He was getting nearer to the Ugandan border now. How would the Ugandan authorities greet him? No doubt they would understand why he had to slip across their frontier unannounced. He was a refugee, a runaway child soldier. They would embrace him and then they would help mend him. A new abundant life was waiting for him just across that border. With the diamonds he would start a mission for former pikis like himself. Yes, that was his calling. He would use the general’s diamonds to do God’s work.
It was in the final hour of darkness that Dieudonné at last reached Uganda. He recognised it by where the road descends into a flatter landscape, and the vegetation changes from forest to savannah, which also marked the start of lion country, though he worried no more about lions than he did about gorillas. He didn’t believe God would allow him to be eaten by lions after such a dash to freedom. By this time he was so filled with the Holy Spirit that he was utterly invincible. He continued to stride across the prickly savannah.
First light was appearing on the horizon. How appropriate that the sun should start to rise at that moment. Dieudonné’s visions were everywhere: burning bushes, talking serpents, laughing genies, dancing rods and staffs. But he was undaunted by Satan, and began to sing.
The commotion did not go unnoticed by a pair of male lions who had been roaming the grassy plains for days, searching for food. The rains had driven all the antelope away and there was very little to sustain them in this valley. They were growing hungrier and hungrier with each passing hour. Soon it would be daybreak, when they would stand a better chance of at least catching a hare or a lizard. Now it would seem their search was over. They stood for a moment, panting through hungry jaws, twitching their keen circular ears for some clue in the darkness. Then they began to creep through the tall grass. Once they were close enough to see their prey they stopped. He did not look like much, but a lean meal was better than no meal, and he was coming towards them. They crouched down and waited.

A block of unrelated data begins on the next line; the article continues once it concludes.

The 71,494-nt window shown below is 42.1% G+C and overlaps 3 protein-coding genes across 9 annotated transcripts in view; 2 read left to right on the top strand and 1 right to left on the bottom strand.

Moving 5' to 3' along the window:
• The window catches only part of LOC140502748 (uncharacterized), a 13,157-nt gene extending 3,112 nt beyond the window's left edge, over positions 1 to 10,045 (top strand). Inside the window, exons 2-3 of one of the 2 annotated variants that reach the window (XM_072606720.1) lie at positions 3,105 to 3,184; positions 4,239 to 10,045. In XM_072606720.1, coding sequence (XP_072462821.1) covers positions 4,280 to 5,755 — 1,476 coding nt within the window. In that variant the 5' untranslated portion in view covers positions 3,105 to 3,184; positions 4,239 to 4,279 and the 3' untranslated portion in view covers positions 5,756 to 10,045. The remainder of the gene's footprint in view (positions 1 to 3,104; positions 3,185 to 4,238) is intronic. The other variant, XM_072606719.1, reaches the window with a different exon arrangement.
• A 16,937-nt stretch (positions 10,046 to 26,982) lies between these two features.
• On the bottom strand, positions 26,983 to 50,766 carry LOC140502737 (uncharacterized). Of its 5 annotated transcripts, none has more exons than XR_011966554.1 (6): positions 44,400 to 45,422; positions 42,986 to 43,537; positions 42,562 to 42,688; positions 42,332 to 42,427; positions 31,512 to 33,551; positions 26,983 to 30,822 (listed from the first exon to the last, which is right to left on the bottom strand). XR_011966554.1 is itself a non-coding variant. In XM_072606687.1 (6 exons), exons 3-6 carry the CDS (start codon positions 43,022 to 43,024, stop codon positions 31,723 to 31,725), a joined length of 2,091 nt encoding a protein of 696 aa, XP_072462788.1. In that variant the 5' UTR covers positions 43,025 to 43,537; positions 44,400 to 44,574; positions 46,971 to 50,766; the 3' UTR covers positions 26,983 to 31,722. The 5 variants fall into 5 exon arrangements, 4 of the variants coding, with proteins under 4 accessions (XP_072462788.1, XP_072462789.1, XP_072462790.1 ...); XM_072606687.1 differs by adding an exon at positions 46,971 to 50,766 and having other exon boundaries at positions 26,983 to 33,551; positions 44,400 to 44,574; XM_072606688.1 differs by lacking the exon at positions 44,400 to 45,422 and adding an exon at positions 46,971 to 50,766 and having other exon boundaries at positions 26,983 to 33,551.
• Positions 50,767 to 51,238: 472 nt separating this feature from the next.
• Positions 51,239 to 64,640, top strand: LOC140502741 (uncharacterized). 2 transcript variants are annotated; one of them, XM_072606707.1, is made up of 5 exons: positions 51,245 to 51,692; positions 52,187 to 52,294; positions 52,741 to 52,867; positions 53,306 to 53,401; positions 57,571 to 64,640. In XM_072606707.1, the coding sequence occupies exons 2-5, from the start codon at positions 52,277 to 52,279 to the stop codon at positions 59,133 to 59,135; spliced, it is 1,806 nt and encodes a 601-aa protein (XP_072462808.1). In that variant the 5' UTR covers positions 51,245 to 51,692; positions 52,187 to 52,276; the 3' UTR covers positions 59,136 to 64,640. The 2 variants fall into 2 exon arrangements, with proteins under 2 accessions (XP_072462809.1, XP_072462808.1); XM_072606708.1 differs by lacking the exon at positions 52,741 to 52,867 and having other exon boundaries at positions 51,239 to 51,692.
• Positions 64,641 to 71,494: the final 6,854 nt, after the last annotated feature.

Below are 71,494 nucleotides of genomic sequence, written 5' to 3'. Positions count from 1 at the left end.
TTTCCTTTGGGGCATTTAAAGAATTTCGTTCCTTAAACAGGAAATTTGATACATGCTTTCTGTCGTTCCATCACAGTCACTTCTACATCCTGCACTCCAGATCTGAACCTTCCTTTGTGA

Dieudonné stopped in his tracks. He thought he heard something. It was the first time during his entire day-long journey that he stopped. Who’s there? Is that you, Lord? He waited and then, as expected, out of the darkness, walking towards him, and wearing sackcloth and a seraphim smile, came the Lord Jesus Christ. His hair was golden and flowing, and he was surrounded by heavenly light. As the Lord opened his mouth to speak to him, he saw that the Lord had very sharp teeth. Why is that? The next thing he felt was a searing bolt of pain flash through his stomach. By the time Dieudonné realised what was happening to him it was too late: the two gigantic lions were tearing apart his abdomen, with stabbing, searing, excruciating blows.
Gorillaland by Greg Cummings, available on Amazon